I’ve given a lot of thought to Native American identity, especially when it comes to mixed-race identity. One of my favorite works of art is a photograph by Erica Lord from her Tanning Project series (shown below) because I can so easily relate to it. Her statement on her website talks about her mixed identity and the relationship it bears to her art:
“My culture and idea of home began in Alaska, moved and adopted Michigan, and ever since, has existed somewhere in between, amongst, and within a mixed cultural legacy. That legacy and my identity stem from many families: Athabascan, Iñupiaq, Finnish, Swedish, English, and Japanese. My origins include a lineage that I was born into, and a land I was removed from. My cultural limbo and precarious balances have molded my identity and fueled my art. Because of circumstance and chance, I became an emigrant from each home, adapting with each move. Constant moving and rootlessness are part of the American experience, but my near perpetual movement is an experience that lies within a larger history: the Native diaspora.”
Why am I bringing this up? Because of an article in The New York Times called, “Who is a Jew? Court Ruling in Britain Raises Question.” The gist of it was that a Jewish high school denied entry to a student who’s mother had converted to Judaism in a Progressive, not Orthodox, synagogue. The family sued and lost, but then the Court of Appeals overturned the ruling as discriminatory since the school was basing its decision to deny entry on the student’s mother as opposed to whether the student considered himself to be Jewish and practiced Judaism.
This is just another example of a person with dual identities running into problems. I can recall my parents making comments about mixed-race couples saying things along the lines of, “But what if they have children? What kind of life will those children have?” It didn’t mean a lot to me at the time, but looking back at it, I’m amused since they themselves had adopted a mixed-race child. Of course, I think since I generally appear to be white it was easy for them to overlook that. The real problem in their eyes was when it became difficult to classify a person in a convenient category. A part of me wonders if they would have adopted me if I’d been 7/32 black instead of 7/32 Karuk?
It seems important that people be able to define for themselves who they are. I’ve probably mentioned this previously here, but I had been hanging out with a friend of a friend several years ago, and when our conversation turned to my mixed-race ancestry, he said that I had to make a choice to be one or the other, that it wasn’t fair for me to be able to be both. This took place during a time when I was really struggling to figure out who I was and how to self-identify racially, so I felt very conflicted hearing that. I’ve come to the conclusion that it is pointless to try to fit into someone else’s categories. I’m never going to be fully Karuk, either ethnically or culturally. But even though I’m mostly white and have been raised in American mainstream culture, I’m never going to be fully Caucasian either. This became most apparent to me after my divorce when I had come out and was heavily enmeshed in the looks-oriented gay bar scene. It didn’t matter that, at that point, my internal identification was white. I still physically looked just different enough from the gay ideal of an all-American-boy because of my mixed race, and it suddenly hit me that I was striving to be something that I never could be.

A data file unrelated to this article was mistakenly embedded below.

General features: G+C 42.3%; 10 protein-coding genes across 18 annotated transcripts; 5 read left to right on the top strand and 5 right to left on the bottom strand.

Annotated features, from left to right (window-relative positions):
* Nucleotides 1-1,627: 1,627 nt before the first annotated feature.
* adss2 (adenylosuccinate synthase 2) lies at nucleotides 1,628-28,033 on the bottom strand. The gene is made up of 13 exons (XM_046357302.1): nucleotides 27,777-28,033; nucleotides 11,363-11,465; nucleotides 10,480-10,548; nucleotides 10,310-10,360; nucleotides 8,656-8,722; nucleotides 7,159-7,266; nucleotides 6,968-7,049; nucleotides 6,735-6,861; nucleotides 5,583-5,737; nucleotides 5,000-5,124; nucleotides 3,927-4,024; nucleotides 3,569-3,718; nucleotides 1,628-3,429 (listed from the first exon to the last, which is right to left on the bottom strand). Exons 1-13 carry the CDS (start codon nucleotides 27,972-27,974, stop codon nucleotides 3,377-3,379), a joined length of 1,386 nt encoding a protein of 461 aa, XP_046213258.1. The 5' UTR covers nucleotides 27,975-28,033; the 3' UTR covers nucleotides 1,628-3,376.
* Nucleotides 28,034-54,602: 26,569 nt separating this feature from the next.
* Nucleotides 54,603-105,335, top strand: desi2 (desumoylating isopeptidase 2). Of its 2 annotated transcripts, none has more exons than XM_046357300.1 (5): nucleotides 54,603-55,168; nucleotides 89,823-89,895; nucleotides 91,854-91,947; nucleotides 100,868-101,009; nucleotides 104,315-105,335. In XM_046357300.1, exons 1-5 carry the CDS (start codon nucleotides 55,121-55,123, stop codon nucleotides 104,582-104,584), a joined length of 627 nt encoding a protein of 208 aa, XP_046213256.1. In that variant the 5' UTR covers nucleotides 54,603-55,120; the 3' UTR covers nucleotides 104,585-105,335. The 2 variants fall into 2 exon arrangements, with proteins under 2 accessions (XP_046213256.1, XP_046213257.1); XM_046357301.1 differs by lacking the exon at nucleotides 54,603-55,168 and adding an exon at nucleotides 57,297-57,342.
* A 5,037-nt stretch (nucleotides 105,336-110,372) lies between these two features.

That was about the time I started to think of myself as being “white enough.” And as difficult as it may have been for me internally, I still recognize how lucky I am to have had the luxury to grow up as a middle-class American, to be able to document my ethnicity and enroll in my tribe, to have a tribe that would allow me to enroll with slightly less than 1/4 Karuk “blood.” While it may be confusing to belong to more than one group, it has also given me a fluidity to observe and experience life from various perspectives. And this is what I bring to the table as an artist, designer, and human being.